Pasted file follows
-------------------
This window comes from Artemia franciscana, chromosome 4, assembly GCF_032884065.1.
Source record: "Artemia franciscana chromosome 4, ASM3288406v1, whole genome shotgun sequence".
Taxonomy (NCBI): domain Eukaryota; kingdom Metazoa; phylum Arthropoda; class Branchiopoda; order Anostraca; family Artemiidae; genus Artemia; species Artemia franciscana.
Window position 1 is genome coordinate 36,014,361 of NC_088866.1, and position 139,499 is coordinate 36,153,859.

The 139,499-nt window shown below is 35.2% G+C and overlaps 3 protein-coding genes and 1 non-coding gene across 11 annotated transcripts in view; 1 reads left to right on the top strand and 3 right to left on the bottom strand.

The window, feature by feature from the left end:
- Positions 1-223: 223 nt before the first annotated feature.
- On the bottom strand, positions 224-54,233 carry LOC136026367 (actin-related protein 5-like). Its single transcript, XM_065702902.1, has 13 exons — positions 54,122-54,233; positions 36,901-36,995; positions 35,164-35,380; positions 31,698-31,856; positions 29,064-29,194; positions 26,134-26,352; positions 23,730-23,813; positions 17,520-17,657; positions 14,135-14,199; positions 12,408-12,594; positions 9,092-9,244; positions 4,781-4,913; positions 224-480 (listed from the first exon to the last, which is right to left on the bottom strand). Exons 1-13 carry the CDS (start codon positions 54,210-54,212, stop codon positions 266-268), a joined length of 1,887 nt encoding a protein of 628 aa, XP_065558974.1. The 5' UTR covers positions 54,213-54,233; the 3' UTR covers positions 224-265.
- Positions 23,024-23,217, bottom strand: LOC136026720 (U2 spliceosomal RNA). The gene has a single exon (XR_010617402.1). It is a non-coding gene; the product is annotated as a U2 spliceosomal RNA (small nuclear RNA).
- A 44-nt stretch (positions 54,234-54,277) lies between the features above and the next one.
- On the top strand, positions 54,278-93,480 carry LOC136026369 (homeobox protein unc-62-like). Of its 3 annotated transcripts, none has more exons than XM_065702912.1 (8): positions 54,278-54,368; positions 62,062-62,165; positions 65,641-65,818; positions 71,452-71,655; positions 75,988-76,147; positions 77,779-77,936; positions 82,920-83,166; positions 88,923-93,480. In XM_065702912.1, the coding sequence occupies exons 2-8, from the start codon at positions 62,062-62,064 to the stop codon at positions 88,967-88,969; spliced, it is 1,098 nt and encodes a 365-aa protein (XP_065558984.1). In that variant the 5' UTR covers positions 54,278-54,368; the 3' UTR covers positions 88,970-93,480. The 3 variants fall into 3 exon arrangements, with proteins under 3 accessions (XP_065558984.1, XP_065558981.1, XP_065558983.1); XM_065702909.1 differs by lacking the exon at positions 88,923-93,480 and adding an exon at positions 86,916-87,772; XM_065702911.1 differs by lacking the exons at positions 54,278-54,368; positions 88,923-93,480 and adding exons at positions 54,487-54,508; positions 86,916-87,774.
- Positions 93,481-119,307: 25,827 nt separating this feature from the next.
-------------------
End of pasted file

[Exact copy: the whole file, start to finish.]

This window comes from Artemia franciscana, chromosome 4, assembly GCF_032884065.1.
Source record: "Artemia franciscana chromosome 4, ASM3288406v1, whole genome shotgun sequence".
Taxonomy (NCBI): domain Eukaryota; kingdom Metazoa; phylum Arthropoda; class Branchiopoda; order Anostraca; family Artemiidae; genus Artemia; species Artemia franciscana.
Window position 1 is genome coordinate 36,014,361 of NC_088866.1, and position 139,499 is coordinate 36,153,859.

The 139,499-nt window shown below is 35.2% G+C and overlaps 3 protein-coding genes and 1 non-coding gene across 11 annotated transcripts in view; 1 reads left to right on the top strand and 3 right to left on the bottom strand.

The window, feature by feature from the left end:
- Positions 1-223: 223 nt before the first annotated feature.
- On the bottom strand, positions 224-54,233 carry LOC136026367 (actin-related protein 5-like). Its single transcript, XM_065702902.1, has 13 exons — positions 54,122-54,233; positions 36,901-36,995; positions 35,164-35,380; positions 31,698-31,856; positions 29,064-29,194; positions 26,134-26,352; positions 23,730-23,813; positions 17,520-17,657; positions 14,135-14,199; positions 12,408-12,594; positions 9,092-9,244; positions 4,781-4,913; positions 224-480 (listed from the first exon to the last, which is right to left on the bottom strand). Exons 1-13 carry the CDS (start codon positions 54,210-54,212, stop codon positions 266-268), a joined length of 1,887 nt encoding a protein of 628 aa, XP_065558974.1. The 5' UTR covers positions 54,213-54,233; the 3' UTR covers positions 224-265.
- Positions 23,024-23,217, bottom strand: LOC136026720 (U2 spliceosomal RNA). The gene has a single exon (XR_010617402.1). It is a non-coding gene; the product is annotated as a U2 spliceosomal RNA (small nuclear RNA).
- A 44-nt stretch (positions 54,234-54,277) lies between the features above and the next one.
- On the top strand, positions 54,278-93,480 carry LOC136026369 (homeobox protein unc-62-like). Of its 3 annotated transcripts, none has more exons than XM_065702912.1 (8): positions 54,278-54,368; positions 62,062-62,165; positions 65,641-65,818; positions 71,452-71,655; positions 75,988-76,147; positions 77,779-77,936; positions 82,920-83,166; positions 88,923-93,480. In XM_065702912.1, the coding sequence occupies exons 2-8, from the start codon at positions 62,062-62,064 to the stop codon at positions 88,967-88,969; spliced, it is 1,098 nt and encodes a 365-aa protein (XP_065558984.1). In that variant the 5' UTR covers positions 54,278-54,368; the 3' UTR covers positions 88,970-93,480. The 3 variants fall into 3 exon arrangements, with proteins under 3 accessions (XP_065558984.1, XP_065558981.1, XP_065558983.1); XM_065702909.1 differs by lacking the exon at positions 88,923-93,480 and adding an exon at positions 86,916-87,772; XM_065702911.1 differs by lacking the exons at positions 54,278-54,368; positions 88,923-93,480 and adding exons at positions 54,487-54,508; positions 86,916-87,774.
- Positions 93,481-119,307: 25,827 nt separating this feature from the next.